An asteroid nearly the size of a skyscraper will whiz between the Earth and the moon on Saturday in a once-in-a-decade event
A large asteroid is set to pass by the Earth on Saturday in a once-in-a-decade event.
The asteroid will pass between Earth and the moon's orbit, bringing it relatively close.
It may be visible to some in the Northern hemisphere and could look like a "slow-moving star."
A large asteroid is set to zoom past the Earth on Saturday at an unusually close distance, putting it closer to the planet than the moon.
The newly discovered space rock, named 2023 DZ2, is expected to safely fly by on Saturday, according to NASA. The asteroid is expected to travel at speeds faster than 17,400 miles per hour and have a diameter between 140 feet to 310 feet, or around the size of a small skyscraper.
"While close approaches are a regular occurrence, one by an asteroid of this size (140-310 ft) happens only about once per decade, providing a unique opportunity for science," NASA said.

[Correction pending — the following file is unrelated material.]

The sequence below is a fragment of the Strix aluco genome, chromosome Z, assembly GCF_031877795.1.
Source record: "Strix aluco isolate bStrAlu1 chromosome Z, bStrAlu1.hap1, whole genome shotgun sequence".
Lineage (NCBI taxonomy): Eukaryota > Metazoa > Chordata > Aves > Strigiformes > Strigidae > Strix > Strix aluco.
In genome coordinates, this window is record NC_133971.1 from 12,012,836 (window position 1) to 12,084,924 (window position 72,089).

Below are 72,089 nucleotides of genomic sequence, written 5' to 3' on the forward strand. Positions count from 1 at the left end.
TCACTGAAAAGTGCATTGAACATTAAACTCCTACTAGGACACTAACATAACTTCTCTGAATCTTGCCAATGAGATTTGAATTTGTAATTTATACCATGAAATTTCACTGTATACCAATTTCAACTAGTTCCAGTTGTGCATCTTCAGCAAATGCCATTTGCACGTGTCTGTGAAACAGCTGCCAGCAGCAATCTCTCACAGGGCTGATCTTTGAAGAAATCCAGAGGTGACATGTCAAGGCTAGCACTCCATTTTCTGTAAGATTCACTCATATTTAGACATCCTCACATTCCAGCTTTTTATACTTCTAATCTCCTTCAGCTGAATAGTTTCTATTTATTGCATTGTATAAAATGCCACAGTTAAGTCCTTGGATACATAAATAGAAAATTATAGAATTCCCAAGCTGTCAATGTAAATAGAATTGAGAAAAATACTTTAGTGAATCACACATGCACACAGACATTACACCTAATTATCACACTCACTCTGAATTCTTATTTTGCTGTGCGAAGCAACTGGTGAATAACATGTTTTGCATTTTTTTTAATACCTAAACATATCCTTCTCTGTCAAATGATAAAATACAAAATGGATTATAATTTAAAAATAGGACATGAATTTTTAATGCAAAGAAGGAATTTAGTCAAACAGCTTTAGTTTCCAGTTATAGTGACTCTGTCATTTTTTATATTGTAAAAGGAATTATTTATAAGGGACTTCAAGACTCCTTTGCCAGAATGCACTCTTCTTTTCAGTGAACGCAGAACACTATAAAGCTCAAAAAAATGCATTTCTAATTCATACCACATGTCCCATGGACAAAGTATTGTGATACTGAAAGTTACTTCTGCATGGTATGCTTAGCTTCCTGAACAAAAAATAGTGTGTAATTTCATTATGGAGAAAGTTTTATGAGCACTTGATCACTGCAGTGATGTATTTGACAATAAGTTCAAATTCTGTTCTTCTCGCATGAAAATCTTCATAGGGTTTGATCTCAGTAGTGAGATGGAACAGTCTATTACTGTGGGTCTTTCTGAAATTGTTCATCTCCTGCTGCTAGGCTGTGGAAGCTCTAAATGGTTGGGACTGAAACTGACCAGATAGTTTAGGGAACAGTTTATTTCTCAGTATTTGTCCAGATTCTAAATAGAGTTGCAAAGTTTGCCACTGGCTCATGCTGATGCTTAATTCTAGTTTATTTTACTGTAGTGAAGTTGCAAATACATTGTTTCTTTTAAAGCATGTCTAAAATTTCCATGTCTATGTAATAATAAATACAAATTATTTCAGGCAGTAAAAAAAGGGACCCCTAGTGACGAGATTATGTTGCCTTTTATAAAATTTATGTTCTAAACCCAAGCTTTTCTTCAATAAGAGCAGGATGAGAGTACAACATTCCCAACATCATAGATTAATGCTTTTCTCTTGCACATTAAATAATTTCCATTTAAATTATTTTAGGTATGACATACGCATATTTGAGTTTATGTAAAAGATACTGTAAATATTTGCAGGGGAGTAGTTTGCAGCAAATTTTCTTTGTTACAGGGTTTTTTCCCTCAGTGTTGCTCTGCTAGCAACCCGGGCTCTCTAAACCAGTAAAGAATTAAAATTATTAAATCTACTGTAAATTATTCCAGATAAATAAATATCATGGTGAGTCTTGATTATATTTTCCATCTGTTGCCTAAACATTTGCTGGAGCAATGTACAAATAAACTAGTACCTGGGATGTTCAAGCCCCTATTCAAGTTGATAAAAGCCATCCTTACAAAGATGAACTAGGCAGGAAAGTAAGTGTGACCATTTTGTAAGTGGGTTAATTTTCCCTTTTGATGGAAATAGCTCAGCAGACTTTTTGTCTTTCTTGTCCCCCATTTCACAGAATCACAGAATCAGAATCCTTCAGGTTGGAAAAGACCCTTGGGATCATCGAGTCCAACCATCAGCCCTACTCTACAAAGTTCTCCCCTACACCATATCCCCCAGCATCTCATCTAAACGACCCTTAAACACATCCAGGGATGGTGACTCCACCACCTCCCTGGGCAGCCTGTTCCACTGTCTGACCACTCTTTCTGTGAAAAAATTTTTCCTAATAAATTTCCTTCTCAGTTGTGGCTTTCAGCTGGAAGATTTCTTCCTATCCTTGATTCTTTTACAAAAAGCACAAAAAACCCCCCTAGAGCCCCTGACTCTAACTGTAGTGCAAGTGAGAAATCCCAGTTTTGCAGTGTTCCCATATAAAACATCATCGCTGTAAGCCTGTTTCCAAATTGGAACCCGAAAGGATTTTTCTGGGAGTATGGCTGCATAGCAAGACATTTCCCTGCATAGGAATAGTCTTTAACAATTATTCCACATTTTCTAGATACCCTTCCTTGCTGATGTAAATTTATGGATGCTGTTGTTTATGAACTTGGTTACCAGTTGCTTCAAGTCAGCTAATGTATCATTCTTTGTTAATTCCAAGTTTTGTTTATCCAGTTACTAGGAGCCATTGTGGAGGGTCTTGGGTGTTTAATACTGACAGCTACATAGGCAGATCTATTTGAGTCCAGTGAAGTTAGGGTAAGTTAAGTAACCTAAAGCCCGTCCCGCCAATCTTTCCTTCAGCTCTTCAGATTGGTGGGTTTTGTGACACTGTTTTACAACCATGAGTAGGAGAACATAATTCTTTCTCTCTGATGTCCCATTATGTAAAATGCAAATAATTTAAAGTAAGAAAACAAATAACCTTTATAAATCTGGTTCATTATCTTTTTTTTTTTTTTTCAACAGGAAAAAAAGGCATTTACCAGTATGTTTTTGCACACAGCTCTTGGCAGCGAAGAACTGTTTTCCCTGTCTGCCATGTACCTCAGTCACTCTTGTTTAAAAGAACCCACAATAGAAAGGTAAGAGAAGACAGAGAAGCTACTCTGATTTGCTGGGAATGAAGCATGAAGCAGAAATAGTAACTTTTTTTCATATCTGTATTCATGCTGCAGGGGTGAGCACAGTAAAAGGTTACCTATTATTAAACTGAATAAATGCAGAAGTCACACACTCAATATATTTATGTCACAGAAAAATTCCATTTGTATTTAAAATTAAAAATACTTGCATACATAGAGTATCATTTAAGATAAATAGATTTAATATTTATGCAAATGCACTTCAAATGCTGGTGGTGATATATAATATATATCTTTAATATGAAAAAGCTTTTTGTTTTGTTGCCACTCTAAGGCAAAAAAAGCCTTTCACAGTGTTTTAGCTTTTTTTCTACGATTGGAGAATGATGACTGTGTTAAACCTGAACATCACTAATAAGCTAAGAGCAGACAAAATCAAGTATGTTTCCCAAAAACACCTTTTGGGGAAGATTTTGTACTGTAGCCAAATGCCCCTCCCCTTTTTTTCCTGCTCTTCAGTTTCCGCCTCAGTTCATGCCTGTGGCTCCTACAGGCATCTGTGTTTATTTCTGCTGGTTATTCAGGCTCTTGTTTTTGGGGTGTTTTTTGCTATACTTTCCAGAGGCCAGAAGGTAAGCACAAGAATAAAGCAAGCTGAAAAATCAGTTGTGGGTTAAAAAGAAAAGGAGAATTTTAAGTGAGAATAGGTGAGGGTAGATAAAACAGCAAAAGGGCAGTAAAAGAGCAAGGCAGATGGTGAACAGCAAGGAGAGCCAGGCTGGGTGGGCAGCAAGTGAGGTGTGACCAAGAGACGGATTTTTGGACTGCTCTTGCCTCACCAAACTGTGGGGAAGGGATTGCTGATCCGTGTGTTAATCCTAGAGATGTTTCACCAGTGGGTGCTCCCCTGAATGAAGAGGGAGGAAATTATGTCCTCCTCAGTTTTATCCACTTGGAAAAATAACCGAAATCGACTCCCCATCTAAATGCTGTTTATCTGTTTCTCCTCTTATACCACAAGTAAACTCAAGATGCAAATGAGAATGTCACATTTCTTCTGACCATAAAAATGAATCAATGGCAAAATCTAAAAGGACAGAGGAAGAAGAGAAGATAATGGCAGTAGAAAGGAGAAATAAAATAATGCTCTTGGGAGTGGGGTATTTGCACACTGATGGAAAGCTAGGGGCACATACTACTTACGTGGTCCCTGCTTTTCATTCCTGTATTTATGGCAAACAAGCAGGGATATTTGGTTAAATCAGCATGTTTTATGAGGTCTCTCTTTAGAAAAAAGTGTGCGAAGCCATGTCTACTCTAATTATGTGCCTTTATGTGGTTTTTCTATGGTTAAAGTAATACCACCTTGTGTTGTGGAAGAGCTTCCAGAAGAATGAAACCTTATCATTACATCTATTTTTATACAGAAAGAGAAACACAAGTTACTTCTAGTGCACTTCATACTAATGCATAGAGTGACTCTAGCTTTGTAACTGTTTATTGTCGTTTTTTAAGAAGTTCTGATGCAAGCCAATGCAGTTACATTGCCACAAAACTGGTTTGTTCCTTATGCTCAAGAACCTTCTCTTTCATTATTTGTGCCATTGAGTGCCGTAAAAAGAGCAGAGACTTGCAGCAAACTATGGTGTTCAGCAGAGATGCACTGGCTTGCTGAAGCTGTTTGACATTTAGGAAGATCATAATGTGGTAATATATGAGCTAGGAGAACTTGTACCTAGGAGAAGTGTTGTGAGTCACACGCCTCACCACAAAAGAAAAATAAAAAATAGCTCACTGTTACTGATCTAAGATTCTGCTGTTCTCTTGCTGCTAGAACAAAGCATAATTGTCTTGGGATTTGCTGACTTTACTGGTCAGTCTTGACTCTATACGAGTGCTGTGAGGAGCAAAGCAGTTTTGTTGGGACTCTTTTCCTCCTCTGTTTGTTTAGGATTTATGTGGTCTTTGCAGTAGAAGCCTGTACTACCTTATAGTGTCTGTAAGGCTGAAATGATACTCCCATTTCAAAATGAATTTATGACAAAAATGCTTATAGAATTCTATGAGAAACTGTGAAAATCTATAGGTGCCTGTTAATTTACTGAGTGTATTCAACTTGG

The asteroid is expected to pass by around 108,000 miles away from the Earth, which is a little closer than half way between the planet and the moon.
—NASA Asteroid Watch (@AsteroidWatch) March 21, 2023
NASA said astronomers with the International Asteroid Warning Network, a group of organizations that tracks and plans for the risk of an asteroid impact, are studying DZ2 to help with planetary defense if an asteroid threat was ever discovered.
The asteroid will be closest to Earth at around 3:50 p.m. Eastern time on Saturday, according to EarthSky. The asteroid may be visible through small telescopes. The best chance of seeing it is on Friday night from the Northern Hemisphere. EarthSky said its close proximity to Earth may make it appear like a "slow-moving star."
The asteroid is also passing by days before five planets — Mercury, Jupiter, Venus, Uranus, and Mars — are expected to align with the moon and form a great arc across the night sky in a rare cosmic event.
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